Walmsley went into the 2018 Western States 100 armed with smart hydration and fuel. As part of CLIF Bar's mission to create personalized nutrition planning for optimum performance and overall health, Walmsley had his DNA tested for various markers, like his personal carbohydrate metabolism, protein metabolism, and how he handles caffeine. The findings, as well as the fact that it gets dang hot on the Western States course, helped lead Walmsley to use specially pre-measured 100-calorie servings of CLIF® Hydration electrolyte drink mix in both of the 22-ounce water bottles bottles he carried. He sipped from the bottles frequently instead of having large amounts at once, and benefited from the constant hydration and calorie intake. "The only downside," says Craft, Quality and Innovation Product Designer, Mike De La Cruz, "was that he'd occasionally squirt himself from the bottle to stay cool, which got a little sticky,"
Walmsley also doused himself in non-sticky water. And, he again ran fast.
“It just felt like the calories I was eating were hitting me,” he said. “I just got a sustained energy and no real low points, and that’s just ideal.”
Feeling good, Walmsley charged. Though he says he ran conservatively in the early miles “kinda feeling things out,” he picked up the pace to see if he could hit the splits he knew would get him the course record. And by the time he hit the Forest Hill aid station at Mile 62, where he’d been in the lead twice before and could pick up his pacer, he felt “ready to just let it rip.”
And that he did. He says he “clicked off” the miles after Forest Hill, where the course descends into the American River Canyon on a section known as “Cal Street.” He hit the Rucky Chucky River Crossing at Mile 78 feeling strong and on record pace. “From there, you’re starting to smell the barn,” he said.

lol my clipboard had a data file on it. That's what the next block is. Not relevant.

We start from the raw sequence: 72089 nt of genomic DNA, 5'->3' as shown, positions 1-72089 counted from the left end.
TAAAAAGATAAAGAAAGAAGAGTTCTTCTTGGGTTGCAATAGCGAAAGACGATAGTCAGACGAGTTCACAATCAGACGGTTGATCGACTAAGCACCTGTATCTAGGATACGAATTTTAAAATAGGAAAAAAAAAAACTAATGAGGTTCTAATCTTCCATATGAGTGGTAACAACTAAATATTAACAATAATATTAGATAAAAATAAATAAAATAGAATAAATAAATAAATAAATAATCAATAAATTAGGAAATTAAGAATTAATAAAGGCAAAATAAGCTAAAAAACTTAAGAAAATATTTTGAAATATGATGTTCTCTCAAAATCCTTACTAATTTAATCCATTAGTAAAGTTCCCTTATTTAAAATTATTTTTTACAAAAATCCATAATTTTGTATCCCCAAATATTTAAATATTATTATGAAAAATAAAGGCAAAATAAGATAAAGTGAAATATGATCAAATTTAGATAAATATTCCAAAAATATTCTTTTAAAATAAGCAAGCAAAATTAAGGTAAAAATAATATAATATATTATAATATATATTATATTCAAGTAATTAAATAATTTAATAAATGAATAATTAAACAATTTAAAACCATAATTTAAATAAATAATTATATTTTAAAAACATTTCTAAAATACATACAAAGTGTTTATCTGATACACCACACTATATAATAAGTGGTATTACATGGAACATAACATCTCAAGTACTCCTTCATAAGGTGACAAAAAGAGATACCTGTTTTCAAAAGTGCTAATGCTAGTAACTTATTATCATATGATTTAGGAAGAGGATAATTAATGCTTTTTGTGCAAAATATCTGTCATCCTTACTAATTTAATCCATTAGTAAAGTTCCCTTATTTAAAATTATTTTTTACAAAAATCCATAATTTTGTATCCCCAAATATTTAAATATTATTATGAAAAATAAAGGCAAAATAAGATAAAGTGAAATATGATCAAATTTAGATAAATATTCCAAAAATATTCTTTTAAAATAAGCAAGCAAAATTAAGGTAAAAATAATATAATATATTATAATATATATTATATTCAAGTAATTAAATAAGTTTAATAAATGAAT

The barn, in this case, was the finish line on the track of Placer High School. It’s where family, friends and other spectators await racers and witness the emotion, drama and thrill of competitors finishing the storied 100-mile race. And it’s a scene that had eluded Walmsley in his two previous attempts. But this year was different.
“At No Hands Bridge (Mile 96.8), my crew handed me a bottle and I just ripped up Robie Point and just brought it home,” he said. Walmsley crossed the finish line in 14:30:04, winning the race and setting a new course record by 16 minutes.
"Western States is one of these just legendary races, and when you can get a win you go down in history, and to do it in this fashion, the way it happened is just, you can’t ask for more,” he said. “With the last couple of years, it couldn’t have come together better.”
“The nutrition was absolutely vital,” said Walmsley. “I’ve never had my legs so strong for so long… I felt I got stronger and even though it got hotter, I felt like I just got tougher, and those days don’t happen much.”
“I felt like I really got the most out of myself and that’s probably the most rewarding thing,” he continued, “for the elites, down to anyone out there trying to accomplish their goals."